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Has Russia lost military capacity since the beginning of the invasion?

The invasion is a month old and the Russian army's progress has slowed to a crawl. How well has Ukraine been defending?

Update:
A woman walks past a destroyed tank in a street damaged during Ukraine-Russia conflict in the separatist-controlled town of Volnovakha in the Donetsk region, Ukraine.
Alexander ErmochenkoReuters

The Russian invasion of Ukraine is a month old and the expectation of a war over "within 72 hours," the Russians have yet to conquer Kyiv. Much of the east is under huge bombardment, as well as the siege of Mariupol in the south which has harkened minds back to some of the most vicious sieges in modern history.

Clearly, the invasion is not going how Russia planned, evidenced by the length of time the war has taken. Questions are being asked about how many Russian casualties there are, something difficult to ascertain due to the propagandist nature of 'official' data. We will piece the facts together as best as possible.

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What casualty data has been released so far?

Russian official estimates from March 2 said that 498 of its troops had been killed, so far, this is the only public acknowledgment of deaths from the attacks. However, in a now deleted online article, Kremlin mouthpiece Komsomolskaya Pravda revealed that almost 10,000 had died with another 16,000 injured. Russia was quick to say that this leak was a hack, so it is impossible to verify the claim made by the newspaper, or if the newspaper meant to post the article at all.

Ukraine's own information is that there have been around 15,600 Russian deaths in just one month of fighting. If accurate, it would be more Russian deaths than the 10 year war in Afghanistan from 1979-1989. A difference between the two conflicts is that the fighting in Ukraine is much more of a traditional war compared to counter-insurgency; there have been pitched battles and sieges much like wars of the early 20th century compared to what readers in the west may imagine a 21st century conflict to look like. In any case, these are severe losses.

Alongside the data released, or not released, by both sides, NATO has produced its own findings on what it considers to be an accurate portrayal of Russian casualties so far. During the ongoing talks in Brussels to coordinate NATO aims, an unnamed official is quoted as saying there are thought to be around 40,000 Russian casualties, including missing or captured. British intelligence released an update on Thursday to say they believed there to be "thousands" of Russian casualties.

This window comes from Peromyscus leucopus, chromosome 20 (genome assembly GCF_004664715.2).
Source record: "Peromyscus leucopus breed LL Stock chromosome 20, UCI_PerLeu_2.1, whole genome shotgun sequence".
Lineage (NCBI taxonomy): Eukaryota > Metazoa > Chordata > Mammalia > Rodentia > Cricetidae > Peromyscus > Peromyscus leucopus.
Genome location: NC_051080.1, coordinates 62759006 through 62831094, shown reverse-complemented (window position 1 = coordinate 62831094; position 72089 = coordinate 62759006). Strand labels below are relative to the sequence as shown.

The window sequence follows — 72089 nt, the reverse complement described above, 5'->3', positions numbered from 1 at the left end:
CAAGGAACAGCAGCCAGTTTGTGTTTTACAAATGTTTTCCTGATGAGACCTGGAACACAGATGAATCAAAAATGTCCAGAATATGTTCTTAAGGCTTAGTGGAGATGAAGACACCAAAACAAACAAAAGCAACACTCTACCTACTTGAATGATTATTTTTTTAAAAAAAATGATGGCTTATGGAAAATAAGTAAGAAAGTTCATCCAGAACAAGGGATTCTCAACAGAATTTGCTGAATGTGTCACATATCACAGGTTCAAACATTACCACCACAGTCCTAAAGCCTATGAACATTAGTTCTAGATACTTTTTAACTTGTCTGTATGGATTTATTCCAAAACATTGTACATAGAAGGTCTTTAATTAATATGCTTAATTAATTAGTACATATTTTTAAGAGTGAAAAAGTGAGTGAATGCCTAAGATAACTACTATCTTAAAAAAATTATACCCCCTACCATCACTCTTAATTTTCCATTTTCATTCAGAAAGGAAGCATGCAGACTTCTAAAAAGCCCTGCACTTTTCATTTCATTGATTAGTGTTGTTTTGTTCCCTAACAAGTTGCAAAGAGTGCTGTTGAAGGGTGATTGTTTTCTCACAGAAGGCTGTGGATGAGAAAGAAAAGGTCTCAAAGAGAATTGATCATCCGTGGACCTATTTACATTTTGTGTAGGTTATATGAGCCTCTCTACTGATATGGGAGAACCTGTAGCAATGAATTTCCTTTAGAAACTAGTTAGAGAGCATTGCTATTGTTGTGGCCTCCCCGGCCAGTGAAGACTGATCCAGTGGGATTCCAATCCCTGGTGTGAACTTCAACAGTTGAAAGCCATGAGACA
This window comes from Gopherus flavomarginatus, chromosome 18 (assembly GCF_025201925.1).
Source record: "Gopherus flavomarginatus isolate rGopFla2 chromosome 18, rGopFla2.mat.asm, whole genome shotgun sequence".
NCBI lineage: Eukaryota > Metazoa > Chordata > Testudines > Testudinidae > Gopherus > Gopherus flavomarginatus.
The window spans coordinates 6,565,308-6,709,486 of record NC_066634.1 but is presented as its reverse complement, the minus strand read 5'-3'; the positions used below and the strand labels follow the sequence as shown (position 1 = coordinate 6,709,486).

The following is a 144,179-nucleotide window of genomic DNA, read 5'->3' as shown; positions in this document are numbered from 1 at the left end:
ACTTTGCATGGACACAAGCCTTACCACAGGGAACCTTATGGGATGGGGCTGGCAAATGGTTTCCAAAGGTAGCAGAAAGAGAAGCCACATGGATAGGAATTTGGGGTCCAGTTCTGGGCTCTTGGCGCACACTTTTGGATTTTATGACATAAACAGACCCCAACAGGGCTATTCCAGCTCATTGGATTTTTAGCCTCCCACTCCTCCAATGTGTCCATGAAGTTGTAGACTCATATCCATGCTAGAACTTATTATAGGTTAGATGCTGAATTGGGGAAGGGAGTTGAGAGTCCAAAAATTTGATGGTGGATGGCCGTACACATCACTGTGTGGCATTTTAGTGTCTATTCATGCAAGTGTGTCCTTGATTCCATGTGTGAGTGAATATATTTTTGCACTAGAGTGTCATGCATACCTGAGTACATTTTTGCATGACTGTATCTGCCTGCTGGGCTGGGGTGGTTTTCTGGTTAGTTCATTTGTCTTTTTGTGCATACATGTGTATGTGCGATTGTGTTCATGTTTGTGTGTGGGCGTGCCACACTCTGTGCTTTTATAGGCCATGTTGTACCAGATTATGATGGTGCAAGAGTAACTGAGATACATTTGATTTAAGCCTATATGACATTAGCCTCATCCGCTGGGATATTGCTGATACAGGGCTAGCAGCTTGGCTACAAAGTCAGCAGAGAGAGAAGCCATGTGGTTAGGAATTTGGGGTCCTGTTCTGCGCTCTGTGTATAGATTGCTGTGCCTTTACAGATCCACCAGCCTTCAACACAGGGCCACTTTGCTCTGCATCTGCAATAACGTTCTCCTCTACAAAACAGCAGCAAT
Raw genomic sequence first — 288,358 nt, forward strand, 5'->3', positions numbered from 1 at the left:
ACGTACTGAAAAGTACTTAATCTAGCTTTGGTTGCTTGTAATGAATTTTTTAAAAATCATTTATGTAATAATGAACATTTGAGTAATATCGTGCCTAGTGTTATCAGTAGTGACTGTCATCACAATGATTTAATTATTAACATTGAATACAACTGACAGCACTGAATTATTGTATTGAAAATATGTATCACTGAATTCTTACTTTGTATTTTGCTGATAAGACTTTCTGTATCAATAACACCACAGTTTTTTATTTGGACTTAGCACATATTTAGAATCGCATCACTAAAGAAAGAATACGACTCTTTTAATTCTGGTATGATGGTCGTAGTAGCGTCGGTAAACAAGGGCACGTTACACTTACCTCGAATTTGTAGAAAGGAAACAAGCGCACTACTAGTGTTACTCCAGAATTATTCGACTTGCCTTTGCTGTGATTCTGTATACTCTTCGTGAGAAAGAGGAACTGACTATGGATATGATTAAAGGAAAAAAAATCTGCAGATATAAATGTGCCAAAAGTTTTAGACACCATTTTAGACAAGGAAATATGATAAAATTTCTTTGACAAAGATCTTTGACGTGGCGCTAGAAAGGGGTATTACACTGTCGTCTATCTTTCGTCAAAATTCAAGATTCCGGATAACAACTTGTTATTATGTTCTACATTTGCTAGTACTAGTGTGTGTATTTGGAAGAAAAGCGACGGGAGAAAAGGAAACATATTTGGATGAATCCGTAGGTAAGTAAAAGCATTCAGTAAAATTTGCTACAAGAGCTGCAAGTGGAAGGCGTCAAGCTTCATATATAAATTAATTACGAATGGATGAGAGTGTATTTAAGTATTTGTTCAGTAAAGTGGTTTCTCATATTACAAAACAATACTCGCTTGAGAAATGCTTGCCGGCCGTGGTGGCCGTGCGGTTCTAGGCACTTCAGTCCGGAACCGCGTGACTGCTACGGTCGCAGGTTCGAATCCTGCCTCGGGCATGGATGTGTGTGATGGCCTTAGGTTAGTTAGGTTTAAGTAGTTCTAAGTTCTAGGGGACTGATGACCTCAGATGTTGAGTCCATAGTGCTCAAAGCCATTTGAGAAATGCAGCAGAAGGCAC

What else could be evidence of large Russian casualties?

Figures from both sides cannot be trusted, as Russia will underestimate while Ukraine will overestimate, but another way that losses can be analysed is the changing tactics of the Russian army.

Early in the war, there were bold attacks by paratroopers behind enemy lines, as well as armoured plunges into Ukraine. But evidence of these methods of war has become scarce in recent weeks. What has been more and more common has been attacks with unmanned weapons on civilian targets, such as the theatre in Mariupol and hospital in Kyiv. These tactics show Russia beginning to embrace a war of attrition, where only the total destruction of the enemy will result in victory. With too many losses, the war has bogged down to a stalemate.

A tank destroyed in fighting during Ukraine-Russia conflict is seen in front of a residential building, in the besieged southern port of Mariupol, Ukraine March 23, 2022
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A tank destroyed in fighting during Ukraine-Russia conflict is seen in front of a residential building, in the besieged southern port of Mariupol, Ukraine March 23, 2022Alexander ErmochenkoReuters

We’re seeing a country militarily implode.

Robert Farley, professor at the University of Kentucky

Why has this happened? Some analysts are pointing to overestimates of Russian technological power and neglected to consider logistics. Videos throughout the war have shown Russian vehicles abandoned in mud, as well as tanks fighting alone in streets, a recipe for disaster for crews who become easy targets in urban combat.

The strength of Ukrainian resolve has also been greater than expected, and with the wealth of weapons supplied by NATO they seem to be holding their own. Further evidence for this is the destroyed Russian aircraft; the Ukrainian army was begging for more portable anti-aircraft weapons to deal with Russian air superiority.

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